Stories from Physics for 11-14 14-16
Sophie Germain was a French physicist and philosopher who made significant contributions to the study of elasticity. Germain’s father was a wealthy Paris merchant and, on the fall of the Bastille in 1789, when she was 13, Sophie was forced to stay inside due to the dangerous atmosphere on the streets of Paris. She occupied herself by reading in her father’s library and developed an interest in mathematics. It is reported that she became so absorbed in her reading that servants had to remind her to eat. Her parents sought to discourage her academic obsession. Sophie would often continue to work through the night so her concerned parents extinguished her candle and removed her clothes, forcing her to go to bed. Undaunted, Sophie continued to work, even when the ink in her inkwell froze.
The École Polytechnique was founded when Sophie turned 18. It would go on to become a world leading university but Sophie’s sex prevented her from studying at the institution. Undeterred, she acquired lecture notes from the professors. She sent her work to the mathematician, Joseph-Louis Lagrange, under the assumed name Monsieur Antione-August Le Blanc. Lagrange was so impressed with the quality of ‘Le Blanc’s’ work he sought out the mysterious correspondent and offered Germain encouragement, becoming her mentor. She also corresponded with Carl Friedrich Gauss, admitting to him that she feared “the ridicule attached to a female scientist”.
Germain became interested in a competition set up by the Paris Academy of Sciences to develop a mathematical model of the vibrations of elastic surfaces, such as those observed by Ernst Chladni in his famous experiment.
Perhaps because Lagrange had stated that the solution to the elasticity problem would require the development of new mathematics, only Germain and Poisson entered the competition. When Poisson was elected to the Academy, the rules of the competition made him ineligible, freeing Germain to work on the problem without a competitor. After three years of work, she submitted her paper for the prize but the judges felt her solution, whilst ingenious, did not establish the ‘true movement’ of the plate. After the failure to find a winner in the first round, the competition extended for two years but Germain’s second entry, submitted anonymously, contained errors, and the competition was extended again. She submitted her third attempt in 1816, seven years after beginning to work on the problem, this time under her own name. Her work won the prize and she became the first woman to be given an award by the Paris Academy.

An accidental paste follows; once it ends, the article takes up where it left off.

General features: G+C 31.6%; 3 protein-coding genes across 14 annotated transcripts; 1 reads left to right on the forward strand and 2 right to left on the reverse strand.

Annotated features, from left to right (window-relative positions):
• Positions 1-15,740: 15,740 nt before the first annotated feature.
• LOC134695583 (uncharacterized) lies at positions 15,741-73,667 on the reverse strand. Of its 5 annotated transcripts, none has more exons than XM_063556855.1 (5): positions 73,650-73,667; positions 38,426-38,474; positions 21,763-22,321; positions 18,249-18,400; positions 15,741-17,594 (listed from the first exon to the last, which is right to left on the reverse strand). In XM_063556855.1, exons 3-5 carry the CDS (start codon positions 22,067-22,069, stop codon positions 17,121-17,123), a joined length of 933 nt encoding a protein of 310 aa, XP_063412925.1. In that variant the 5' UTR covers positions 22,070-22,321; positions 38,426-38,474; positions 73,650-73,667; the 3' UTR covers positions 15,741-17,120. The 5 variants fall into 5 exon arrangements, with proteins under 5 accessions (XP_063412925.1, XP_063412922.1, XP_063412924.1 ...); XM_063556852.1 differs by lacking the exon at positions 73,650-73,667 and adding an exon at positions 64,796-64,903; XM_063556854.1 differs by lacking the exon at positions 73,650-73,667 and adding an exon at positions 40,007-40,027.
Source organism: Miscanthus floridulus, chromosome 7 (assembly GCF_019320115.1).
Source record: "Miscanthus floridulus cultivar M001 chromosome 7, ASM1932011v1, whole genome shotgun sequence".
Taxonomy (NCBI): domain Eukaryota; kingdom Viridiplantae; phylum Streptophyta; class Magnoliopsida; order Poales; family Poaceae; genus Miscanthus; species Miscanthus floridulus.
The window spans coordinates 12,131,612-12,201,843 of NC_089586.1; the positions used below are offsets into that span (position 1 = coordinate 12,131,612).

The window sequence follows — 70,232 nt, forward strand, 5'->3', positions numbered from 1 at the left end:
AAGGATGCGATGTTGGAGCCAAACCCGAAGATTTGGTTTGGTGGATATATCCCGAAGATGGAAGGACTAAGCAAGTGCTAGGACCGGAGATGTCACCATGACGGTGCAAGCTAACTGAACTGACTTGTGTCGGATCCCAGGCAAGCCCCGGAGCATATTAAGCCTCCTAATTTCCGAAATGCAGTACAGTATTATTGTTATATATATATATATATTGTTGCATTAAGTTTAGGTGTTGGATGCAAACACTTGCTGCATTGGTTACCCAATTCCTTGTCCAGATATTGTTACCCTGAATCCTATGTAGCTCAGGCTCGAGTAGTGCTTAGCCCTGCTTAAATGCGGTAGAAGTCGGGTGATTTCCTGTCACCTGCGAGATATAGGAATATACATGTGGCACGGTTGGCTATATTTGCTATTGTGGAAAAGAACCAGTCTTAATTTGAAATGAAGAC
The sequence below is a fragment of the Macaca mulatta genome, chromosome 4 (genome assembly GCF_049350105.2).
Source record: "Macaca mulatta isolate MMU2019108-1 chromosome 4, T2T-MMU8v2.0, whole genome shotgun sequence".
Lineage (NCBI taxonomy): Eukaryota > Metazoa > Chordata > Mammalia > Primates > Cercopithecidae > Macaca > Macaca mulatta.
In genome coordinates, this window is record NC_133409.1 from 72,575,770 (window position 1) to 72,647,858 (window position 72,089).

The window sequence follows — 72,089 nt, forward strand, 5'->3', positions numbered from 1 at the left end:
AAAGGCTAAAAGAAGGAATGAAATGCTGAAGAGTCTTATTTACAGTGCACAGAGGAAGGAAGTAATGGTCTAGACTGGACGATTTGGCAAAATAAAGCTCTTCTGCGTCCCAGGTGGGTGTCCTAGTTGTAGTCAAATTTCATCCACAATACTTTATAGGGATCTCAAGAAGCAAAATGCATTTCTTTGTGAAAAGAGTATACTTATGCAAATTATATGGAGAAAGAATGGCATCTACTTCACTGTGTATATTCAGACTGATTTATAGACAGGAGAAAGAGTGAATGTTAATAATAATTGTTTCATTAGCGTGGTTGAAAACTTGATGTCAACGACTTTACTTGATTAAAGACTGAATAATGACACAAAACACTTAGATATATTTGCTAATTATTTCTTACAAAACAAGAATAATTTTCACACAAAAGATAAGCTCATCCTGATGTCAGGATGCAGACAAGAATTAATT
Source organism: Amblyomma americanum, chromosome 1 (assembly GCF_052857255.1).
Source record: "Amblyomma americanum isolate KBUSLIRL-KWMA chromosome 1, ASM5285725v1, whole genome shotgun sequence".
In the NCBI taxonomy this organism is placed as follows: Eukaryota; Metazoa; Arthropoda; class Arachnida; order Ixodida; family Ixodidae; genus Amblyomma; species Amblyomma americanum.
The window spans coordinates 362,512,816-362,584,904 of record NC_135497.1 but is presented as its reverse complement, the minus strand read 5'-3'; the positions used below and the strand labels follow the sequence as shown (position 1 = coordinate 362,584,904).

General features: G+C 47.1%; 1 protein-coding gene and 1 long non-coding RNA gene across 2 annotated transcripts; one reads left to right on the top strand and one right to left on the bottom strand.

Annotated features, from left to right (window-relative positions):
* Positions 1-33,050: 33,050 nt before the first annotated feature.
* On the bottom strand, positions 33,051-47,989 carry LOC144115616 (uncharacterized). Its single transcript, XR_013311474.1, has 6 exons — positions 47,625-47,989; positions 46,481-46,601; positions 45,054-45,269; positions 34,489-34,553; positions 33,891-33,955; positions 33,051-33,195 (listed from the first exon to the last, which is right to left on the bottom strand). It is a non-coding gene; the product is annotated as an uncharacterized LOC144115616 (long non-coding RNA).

Despite winning their prize, Germain remained excluded from lectures at the academy because the only women allowed to attend were the wives of members. Years later, she befriended Fourier, who had become secretary of the Academy, and he allowed her to attend sessions. A fitting memorial for her brilliance and determination was the foundation of the Sophie Germain Prize, conferred by the Paris Academy of Sciences to mathematicians.